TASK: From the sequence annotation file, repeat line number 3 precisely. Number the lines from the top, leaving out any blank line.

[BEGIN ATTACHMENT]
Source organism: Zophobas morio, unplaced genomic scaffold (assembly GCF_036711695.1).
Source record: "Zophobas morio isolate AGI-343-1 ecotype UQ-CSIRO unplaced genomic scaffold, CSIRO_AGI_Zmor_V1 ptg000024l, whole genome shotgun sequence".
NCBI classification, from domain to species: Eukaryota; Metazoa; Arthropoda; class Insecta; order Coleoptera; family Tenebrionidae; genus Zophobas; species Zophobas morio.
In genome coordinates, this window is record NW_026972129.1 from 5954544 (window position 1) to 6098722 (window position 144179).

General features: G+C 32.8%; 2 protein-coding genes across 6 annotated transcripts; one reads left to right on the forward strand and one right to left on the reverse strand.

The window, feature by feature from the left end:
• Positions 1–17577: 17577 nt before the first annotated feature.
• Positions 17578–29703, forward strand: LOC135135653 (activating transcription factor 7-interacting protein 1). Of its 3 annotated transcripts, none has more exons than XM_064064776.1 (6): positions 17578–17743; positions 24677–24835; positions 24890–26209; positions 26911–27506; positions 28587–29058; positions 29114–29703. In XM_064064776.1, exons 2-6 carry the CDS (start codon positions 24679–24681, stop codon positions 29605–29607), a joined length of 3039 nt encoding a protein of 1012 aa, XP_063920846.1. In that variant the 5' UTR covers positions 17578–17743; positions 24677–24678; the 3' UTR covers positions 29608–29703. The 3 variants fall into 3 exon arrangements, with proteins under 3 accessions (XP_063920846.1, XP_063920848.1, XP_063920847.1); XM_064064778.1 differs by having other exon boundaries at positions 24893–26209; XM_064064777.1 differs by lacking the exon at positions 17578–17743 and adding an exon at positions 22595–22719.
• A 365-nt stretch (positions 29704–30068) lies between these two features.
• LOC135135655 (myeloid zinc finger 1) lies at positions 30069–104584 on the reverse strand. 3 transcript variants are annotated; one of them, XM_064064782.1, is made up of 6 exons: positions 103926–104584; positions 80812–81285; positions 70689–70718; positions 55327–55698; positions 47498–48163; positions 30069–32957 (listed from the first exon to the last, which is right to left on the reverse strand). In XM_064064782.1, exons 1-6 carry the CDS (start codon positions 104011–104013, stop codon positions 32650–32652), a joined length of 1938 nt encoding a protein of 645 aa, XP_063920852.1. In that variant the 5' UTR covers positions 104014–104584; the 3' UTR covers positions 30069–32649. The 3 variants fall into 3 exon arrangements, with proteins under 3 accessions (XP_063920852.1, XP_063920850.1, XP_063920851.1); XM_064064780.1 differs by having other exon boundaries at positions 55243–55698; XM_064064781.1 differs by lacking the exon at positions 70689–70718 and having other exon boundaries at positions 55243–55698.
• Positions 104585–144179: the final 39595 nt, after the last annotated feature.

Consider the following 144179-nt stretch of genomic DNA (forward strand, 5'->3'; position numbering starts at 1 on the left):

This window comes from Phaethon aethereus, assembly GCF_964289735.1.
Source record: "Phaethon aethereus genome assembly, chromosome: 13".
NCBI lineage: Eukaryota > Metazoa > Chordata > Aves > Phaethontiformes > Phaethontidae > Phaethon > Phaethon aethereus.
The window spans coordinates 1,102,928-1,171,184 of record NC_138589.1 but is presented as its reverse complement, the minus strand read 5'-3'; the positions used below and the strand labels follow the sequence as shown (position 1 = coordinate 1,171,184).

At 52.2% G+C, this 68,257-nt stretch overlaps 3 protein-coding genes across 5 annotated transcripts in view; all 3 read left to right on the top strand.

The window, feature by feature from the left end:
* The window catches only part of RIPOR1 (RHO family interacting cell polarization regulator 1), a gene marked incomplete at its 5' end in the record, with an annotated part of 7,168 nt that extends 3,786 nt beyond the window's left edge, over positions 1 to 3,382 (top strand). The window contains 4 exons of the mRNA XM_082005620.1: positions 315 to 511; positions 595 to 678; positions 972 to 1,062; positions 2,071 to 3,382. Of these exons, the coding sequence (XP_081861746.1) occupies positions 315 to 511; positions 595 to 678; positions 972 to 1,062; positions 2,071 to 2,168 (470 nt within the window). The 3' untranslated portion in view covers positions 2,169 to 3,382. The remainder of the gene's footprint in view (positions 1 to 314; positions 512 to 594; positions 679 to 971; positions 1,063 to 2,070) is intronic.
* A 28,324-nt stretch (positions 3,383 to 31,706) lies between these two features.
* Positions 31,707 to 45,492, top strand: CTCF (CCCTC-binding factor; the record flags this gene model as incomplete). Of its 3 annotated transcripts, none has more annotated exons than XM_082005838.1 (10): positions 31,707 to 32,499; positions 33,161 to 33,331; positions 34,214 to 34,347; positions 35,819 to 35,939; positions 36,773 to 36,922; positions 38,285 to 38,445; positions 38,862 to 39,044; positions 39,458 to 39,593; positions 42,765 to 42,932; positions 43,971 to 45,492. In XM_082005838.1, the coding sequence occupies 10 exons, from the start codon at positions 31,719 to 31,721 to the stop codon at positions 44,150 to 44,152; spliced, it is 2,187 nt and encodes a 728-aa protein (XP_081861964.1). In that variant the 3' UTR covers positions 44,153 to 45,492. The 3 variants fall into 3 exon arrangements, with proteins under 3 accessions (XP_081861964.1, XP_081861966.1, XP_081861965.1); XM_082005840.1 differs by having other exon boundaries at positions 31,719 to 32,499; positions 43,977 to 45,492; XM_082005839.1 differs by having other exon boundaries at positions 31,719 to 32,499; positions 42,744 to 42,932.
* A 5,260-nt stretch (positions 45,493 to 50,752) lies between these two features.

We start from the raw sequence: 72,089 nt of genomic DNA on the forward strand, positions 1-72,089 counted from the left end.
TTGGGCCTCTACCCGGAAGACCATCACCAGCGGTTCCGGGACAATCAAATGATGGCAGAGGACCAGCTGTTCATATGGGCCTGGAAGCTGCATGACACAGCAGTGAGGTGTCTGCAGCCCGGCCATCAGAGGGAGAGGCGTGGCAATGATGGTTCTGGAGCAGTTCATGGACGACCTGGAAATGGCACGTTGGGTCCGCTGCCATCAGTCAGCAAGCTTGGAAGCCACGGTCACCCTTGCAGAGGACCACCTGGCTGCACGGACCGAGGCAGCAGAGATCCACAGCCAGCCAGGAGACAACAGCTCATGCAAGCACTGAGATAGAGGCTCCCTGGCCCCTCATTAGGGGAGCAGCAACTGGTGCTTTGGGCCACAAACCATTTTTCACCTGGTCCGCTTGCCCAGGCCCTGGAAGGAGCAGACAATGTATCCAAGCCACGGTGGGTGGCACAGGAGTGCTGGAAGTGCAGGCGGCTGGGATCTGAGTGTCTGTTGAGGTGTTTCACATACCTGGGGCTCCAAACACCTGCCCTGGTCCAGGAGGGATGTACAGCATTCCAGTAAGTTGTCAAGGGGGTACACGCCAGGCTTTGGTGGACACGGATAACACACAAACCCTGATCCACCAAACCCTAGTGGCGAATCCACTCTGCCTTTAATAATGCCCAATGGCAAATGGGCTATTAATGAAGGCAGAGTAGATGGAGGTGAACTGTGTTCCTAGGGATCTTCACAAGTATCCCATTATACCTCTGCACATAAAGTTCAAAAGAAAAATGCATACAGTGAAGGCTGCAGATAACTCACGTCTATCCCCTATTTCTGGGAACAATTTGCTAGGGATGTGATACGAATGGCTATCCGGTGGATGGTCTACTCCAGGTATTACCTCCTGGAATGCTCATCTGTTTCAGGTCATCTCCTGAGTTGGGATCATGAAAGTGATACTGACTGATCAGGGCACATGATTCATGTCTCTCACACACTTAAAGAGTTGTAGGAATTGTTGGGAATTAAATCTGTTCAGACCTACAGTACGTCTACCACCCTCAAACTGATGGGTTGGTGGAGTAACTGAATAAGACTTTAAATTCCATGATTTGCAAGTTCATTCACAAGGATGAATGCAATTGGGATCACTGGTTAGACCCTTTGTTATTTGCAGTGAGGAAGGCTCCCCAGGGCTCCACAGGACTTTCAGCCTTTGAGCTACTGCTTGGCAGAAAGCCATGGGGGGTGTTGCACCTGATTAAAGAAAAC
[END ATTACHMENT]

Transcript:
NCBI classification, from domain to species: Eukaryota; Metazoa; Arthropoda; class Insecta; order Coleoptera; family Tenebrionidae; genus Zophobas; species Zophobas morio.